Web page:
James Ensor (1860–1949)

James Sidney Edouard, Baron Ensor was a Belgian painter and printmaker. He influenced Expressionism and Surrealism,  and he lived in Ostend for most of his life. He was associated with the Les XX art group.

James Ensor, The intrigue, 1890

Image source: https://search.creativecommons.org/photos/74ab797f-873e-443f-b830-98549bad856f by Martin Beek

James Ensor was fascinated by the popular carnival culture every year throughout Belgium, around the celebration of Mardi Gras, certainly influenced by the fact that his family’s shop in Ostend was a major supplier of carnival accessories. The imagery he produced is constantly cynical and mocking; presents an almost grotesque form of Realism intended to record the stresses underlying the contemporary social moray eels of his time, and probably of all time.


Early life and education

James Ensor – Self-portrait with masks (1899)

Image source: https://search.creativecommons.org/photos/b1d34e72-1a65-4796-80d8-2611d6af7da8 by Cea.

James Sidney Ensor was born in 1860 in Belgium. His father James Frederic Ensor and his mother Maria Catherina Haegheman owned a carnival souvenir and costume jewelry shop by the sea in the tourist town of Ostend. The shop has inspired Ensor throughout his artistic career. He had a happy and carefree upbringing, living with his mother, father, sister, and aunt. He attended College Notre-Dame, however showing little interest in learning. He struggled within the structured disciplinary environment and dropped out of school after two years.

Style and innovation

Ensor developed a more personal revolutionary method of painting, he began to build volume with spots of color on the surface of the canvas, abandoning the use of illusionism and one-point perspective to organize the depicted image. The effect was imagery that threatened to enter the spectator’s space. The figures in Ensor’s work are crowded to the point of bursting, with no space to breathe, striking for their presence.

James Ensor, The oyster eater, 1882

Image source: https://en.wikipedia.org/wiki/The_Oyster_Eater_(Ensor)

The Carnival theme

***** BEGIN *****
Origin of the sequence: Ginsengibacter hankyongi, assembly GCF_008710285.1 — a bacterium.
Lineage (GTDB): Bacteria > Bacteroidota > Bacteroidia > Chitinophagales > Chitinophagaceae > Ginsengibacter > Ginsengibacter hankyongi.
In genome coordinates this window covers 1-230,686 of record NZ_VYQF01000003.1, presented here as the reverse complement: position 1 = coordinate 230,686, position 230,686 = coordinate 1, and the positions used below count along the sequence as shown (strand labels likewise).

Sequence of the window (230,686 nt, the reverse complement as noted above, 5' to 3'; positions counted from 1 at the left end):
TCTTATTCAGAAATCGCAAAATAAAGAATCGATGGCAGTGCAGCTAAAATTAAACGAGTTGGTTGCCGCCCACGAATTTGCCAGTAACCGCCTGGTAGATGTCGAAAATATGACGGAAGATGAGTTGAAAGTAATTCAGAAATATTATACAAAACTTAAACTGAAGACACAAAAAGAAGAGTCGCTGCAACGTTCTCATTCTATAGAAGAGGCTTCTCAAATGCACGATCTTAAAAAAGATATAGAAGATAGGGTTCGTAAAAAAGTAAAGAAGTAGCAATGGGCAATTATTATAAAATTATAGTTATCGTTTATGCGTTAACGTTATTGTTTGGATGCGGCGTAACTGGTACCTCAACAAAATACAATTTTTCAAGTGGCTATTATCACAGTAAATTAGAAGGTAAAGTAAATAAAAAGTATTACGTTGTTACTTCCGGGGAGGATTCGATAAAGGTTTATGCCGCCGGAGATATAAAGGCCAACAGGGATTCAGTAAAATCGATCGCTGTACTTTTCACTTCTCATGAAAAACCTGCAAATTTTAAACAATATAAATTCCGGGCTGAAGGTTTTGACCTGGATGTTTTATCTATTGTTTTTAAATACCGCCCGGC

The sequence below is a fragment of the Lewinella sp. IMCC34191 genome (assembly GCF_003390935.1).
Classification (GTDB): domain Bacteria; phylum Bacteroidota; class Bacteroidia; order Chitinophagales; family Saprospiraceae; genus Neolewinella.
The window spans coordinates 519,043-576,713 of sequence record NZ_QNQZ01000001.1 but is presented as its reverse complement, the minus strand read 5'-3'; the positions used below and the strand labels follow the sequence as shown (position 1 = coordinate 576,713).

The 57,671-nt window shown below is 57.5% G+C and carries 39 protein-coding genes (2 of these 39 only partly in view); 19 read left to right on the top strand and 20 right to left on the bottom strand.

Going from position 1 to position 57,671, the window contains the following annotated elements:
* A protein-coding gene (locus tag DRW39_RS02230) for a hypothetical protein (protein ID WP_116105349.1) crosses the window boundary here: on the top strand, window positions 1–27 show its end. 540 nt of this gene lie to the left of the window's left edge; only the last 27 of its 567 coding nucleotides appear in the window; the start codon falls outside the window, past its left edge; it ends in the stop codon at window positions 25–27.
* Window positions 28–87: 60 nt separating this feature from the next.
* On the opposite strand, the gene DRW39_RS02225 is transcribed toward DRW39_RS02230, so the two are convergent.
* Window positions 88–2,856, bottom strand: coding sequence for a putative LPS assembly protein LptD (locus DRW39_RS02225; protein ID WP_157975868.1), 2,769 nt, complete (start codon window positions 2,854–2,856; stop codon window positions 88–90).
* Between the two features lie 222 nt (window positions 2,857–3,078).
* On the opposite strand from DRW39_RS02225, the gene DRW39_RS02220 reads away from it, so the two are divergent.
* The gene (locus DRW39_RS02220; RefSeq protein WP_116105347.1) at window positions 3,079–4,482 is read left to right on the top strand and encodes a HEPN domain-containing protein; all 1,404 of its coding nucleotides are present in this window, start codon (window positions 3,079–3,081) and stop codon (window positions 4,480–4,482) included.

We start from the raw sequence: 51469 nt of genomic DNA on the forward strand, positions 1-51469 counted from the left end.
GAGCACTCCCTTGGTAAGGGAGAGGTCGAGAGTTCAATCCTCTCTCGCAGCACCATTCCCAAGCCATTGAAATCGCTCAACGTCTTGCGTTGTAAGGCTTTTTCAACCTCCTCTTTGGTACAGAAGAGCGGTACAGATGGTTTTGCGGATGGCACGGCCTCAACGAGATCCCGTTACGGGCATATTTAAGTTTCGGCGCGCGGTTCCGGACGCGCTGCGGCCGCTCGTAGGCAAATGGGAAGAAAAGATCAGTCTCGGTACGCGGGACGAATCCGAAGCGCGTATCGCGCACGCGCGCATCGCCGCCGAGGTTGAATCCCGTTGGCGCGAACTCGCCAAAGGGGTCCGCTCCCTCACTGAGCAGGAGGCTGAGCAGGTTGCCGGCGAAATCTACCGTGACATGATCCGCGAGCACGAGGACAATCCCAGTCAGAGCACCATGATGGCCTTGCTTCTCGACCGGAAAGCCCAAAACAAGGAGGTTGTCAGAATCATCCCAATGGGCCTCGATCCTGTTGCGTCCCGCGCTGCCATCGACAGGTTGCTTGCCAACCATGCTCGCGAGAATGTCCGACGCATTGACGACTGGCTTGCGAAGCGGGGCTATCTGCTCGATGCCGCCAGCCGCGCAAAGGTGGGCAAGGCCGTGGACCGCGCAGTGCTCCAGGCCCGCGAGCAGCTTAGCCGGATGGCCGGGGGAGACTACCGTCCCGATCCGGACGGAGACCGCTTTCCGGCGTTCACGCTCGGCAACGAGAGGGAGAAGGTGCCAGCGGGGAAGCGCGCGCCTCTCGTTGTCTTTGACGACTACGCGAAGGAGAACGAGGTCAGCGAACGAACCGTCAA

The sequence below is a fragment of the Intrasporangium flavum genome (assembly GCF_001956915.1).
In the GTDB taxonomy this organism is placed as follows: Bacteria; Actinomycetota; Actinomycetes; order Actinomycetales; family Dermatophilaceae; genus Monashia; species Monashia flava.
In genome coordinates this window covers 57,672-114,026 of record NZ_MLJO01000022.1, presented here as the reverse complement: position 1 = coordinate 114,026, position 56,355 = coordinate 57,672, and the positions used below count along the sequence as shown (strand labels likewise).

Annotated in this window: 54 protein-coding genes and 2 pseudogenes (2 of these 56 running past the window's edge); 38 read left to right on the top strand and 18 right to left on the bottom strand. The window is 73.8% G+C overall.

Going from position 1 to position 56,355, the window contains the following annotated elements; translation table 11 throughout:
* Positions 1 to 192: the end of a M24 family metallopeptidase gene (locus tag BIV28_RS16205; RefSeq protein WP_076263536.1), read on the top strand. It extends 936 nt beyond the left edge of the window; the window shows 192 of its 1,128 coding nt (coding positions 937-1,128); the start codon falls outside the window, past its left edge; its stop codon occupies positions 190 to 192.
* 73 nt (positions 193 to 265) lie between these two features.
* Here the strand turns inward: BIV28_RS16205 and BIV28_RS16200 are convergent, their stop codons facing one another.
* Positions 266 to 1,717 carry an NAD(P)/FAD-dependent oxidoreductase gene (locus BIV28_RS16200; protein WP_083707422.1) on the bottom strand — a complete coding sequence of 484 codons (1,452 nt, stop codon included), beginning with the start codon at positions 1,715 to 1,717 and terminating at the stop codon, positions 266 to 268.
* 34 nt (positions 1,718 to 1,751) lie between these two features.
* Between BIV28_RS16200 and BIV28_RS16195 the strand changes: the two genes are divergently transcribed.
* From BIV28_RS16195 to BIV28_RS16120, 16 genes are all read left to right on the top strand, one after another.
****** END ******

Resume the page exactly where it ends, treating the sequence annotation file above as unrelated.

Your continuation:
The artist was particularly intrigued by the carnival theme and found it an excellent means by which to capture society’s foibles. He masked his figures, giving them faces that would express their inner selves rather than their outer, anatomical ones. In this way, he was able to dig beneath the surface and reveal the “true face” of society. His exploration of society unmasked eventually caused his rejection by many, even the local avant-garde artists.

James Ensor, The Great Judge, 1898

Image source: https://en.wikipedia.org/wiki/File:James_Ensor,_Le_grand_juge,_1898.jpg

Printing and etchings

Ensor was a prolific and printmaker and made 133 etchings and drypoints throughout his career, including 86 of made between 1886 and 1891 during the height of Ensor’s most creative period.

James Ensor, Alimentation Doctrinaire (1889), Plantin-Moretus Museum

Image source: https://en.wikipedia.org/wiki/File:James_Ensor,_Alimentation_Doctrinaire_(1889)_etching,_17.8_x_24.8_cm.,_Plantin-Moretus_Museum,_Antwerp.jpg

In 1889, Ensor created two highly political etchings. The first, entitled Doctrinal Nourishment, depicts key figures in Belgium—a bishop, the king, etc.—who defecate on the masses of Belgium. The second, titled Belgium in the XIXth Century or King Dindon, depicts King Leopold II watching as military figures violently suppress a protest. Ensor attempted to remove these prints from circulation after being named Baron, so they are not very rare, and many more were lost during the war.


Info sources: http://jamesensor.vlaamsekunstcollectie.be/en/biography         https://en.wikipedia.org/wiki/James_Ensor                                                                  https://www.theartstory.org/artist/ensor-james/                                                       https://www.theguardian.com/artanddesign/

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